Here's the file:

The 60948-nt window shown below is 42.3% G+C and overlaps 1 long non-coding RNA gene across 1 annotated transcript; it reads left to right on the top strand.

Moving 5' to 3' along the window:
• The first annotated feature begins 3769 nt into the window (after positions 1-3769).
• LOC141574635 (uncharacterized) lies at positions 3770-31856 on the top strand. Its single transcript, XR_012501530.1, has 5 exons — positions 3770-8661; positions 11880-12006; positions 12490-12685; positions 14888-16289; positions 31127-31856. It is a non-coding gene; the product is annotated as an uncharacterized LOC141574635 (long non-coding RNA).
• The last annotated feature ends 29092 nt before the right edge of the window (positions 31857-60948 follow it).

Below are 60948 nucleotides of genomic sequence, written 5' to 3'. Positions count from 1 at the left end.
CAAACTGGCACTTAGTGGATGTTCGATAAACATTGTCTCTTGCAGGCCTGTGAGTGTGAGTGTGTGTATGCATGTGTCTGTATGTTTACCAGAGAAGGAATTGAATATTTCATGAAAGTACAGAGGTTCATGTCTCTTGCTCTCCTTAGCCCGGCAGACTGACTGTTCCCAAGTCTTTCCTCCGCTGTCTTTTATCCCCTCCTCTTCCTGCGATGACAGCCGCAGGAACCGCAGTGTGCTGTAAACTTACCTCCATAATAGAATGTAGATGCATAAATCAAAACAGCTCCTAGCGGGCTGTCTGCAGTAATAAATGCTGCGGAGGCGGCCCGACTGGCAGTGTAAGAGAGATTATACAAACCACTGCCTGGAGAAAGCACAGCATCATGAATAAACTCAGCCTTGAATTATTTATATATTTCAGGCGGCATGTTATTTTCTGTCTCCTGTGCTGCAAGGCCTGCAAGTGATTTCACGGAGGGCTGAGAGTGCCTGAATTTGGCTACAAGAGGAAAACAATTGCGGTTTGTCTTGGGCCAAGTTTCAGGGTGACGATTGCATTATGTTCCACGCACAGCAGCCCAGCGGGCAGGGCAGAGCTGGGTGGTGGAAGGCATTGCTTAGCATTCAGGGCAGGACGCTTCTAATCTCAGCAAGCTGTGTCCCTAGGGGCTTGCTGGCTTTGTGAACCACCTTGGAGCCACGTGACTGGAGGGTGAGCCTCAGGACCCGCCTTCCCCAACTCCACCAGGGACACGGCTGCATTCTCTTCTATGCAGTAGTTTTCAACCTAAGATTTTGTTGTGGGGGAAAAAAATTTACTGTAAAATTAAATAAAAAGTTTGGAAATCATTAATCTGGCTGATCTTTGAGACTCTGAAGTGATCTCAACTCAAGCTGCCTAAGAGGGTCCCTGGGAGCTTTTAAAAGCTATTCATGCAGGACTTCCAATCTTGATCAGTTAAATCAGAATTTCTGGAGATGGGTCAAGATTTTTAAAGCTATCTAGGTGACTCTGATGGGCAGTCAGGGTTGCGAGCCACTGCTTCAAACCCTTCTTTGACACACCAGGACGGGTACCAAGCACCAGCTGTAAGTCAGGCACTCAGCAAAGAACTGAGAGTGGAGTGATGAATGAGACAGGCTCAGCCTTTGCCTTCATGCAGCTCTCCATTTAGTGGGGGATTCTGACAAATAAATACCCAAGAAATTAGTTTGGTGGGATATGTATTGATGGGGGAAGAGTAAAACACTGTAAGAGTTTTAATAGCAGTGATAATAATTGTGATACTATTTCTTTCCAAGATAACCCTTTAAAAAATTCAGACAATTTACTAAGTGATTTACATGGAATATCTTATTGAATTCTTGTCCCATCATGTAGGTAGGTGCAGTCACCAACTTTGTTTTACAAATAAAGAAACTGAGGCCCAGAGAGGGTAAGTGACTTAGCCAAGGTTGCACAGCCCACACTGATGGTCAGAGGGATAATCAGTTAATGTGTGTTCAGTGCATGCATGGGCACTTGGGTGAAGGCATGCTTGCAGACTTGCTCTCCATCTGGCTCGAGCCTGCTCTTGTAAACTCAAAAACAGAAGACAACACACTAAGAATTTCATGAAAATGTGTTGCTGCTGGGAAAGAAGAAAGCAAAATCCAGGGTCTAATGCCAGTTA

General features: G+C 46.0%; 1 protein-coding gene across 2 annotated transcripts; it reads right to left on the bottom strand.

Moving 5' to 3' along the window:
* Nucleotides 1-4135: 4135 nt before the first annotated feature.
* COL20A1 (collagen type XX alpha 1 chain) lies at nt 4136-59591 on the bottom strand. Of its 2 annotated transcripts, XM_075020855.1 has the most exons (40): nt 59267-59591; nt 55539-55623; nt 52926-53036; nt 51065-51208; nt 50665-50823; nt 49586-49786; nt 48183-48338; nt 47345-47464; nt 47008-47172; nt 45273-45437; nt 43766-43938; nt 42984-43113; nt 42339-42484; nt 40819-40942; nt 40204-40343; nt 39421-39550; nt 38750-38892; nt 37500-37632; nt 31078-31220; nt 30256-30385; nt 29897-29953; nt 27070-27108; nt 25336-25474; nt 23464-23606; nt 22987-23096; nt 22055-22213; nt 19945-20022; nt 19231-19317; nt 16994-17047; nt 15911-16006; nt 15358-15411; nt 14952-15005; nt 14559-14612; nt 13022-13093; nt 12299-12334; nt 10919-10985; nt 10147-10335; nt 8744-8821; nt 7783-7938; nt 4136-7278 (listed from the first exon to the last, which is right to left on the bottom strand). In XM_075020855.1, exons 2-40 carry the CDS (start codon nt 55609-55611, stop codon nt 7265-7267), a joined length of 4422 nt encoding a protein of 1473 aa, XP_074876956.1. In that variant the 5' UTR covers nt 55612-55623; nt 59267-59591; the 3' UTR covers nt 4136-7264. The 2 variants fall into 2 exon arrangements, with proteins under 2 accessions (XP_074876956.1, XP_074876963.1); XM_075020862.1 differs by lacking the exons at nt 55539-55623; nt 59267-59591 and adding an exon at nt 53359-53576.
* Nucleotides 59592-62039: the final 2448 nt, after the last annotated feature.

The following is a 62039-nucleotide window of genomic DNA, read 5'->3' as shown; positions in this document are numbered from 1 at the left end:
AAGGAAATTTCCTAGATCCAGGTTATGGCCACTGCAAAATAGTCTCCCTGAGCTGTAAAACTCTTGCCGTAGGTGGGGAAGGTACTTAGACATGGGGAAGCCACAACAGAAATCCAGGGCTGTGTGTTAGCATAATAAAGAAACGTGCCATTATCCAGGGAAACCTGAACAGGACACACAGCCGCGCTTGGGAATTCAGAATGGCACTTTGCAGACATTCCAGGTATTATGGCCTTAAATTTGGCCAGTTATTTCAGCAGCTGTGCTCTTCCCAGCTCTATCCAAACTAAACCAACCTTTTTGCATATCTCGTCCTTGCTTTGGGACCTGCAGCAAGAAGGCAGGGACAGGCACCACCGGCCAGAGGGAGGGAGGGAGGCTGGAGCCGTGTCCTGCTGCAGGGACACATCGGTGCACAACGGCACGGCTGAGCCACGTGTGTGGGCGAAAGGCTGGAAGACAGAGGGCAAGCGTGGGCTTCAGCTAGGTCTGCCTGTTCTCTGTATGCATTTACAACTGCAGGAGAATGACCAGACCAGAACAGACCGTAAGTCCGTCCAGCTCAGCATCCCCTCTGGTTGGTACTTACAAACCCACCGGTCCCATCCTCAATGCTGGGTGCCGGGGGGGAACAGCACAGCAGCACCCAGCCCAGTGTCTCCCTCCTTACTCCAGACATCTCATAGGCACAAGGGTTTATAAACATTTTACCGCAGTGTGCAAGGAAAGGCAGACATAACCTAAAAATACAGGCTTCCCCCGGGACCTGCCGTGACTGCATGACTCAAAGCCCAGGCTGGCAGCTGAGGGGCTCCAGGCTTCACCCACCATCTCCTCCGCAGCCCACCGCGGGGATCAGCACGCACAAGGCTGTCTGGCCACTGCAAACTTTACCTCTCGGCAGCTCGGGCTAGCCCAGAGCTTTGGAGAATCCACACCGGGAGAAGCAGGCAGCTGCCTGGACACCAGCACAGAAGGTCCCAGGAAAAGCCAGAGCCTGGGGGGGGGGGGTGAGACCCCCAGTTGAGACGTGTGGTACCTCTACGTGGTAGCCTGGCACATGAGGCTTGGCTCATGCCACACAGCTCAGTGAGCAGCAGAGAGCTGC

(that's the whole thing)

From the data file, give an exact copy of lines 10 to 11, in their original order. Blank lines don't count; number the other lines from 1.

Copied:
* Nucleotides 1-4135: 4135 nt before the first annotated feature.
* COL20A1 (collagen type XX alpha 1 chain) lies at nt 4136-59591 on the bottom strand. Of its 2 annotated transcripts, XM_075020855.1 has the most exons (40): nt 59267-59591; nt 55539-55623; nt 52926-53036; nt 51065-51208; nt 50665-50823; nt 49586-49786; nt 48183-48338; nt 47345-47464; nt 47008-47172; nt 45273-45437; nt 43766-43938; nt 42984-43113; nt 42339-42484; nt 40819-40942; nt 40204-40343; nt 39421-39550; nt 38750-38892; nt 37500-37632; nt 31078-31220; nt 30256-30385; nt 29897-29953; nt 27070-27108; nt 25336-25474; nt 23464-23606; nt 22987-23096; nt 22055-22213; nt 19945-20022; nt 19231-19317; nt 16994-17047; nt 15911-16006; nt 15358-15411; nt 14952-15005; nt 14559-14612; nt 13022-13093; nt 12299-12334; nt 10919-10985; nt 10147-10335; nt 8744-8821; nt 7783-7938; nt 4136-7278 (listed from the first exon to the last, which is right to left on the bottom strand). In XM_075020855.1, exons 2-40 carry the CDS (start codon nt 55609-55611, stop codon nt 7265-7267), a joined length of 4422 nt encoding a protein of 1473 aa, XP_074876956.1. In that variant the 5' UTR covers nt 55612-55623; nt 59267-59591; the 3' UTR covers nt 4136-7264. The 2 variants fall into 2 exon arrangements, with proteins under 2 accessions (XP_074876956.1, XP_074876963.1); XM_075020862.1 differs by lacking the exons at nt 55539-55623; nt 59267-59591 and adding an exon at nt 53359-53576.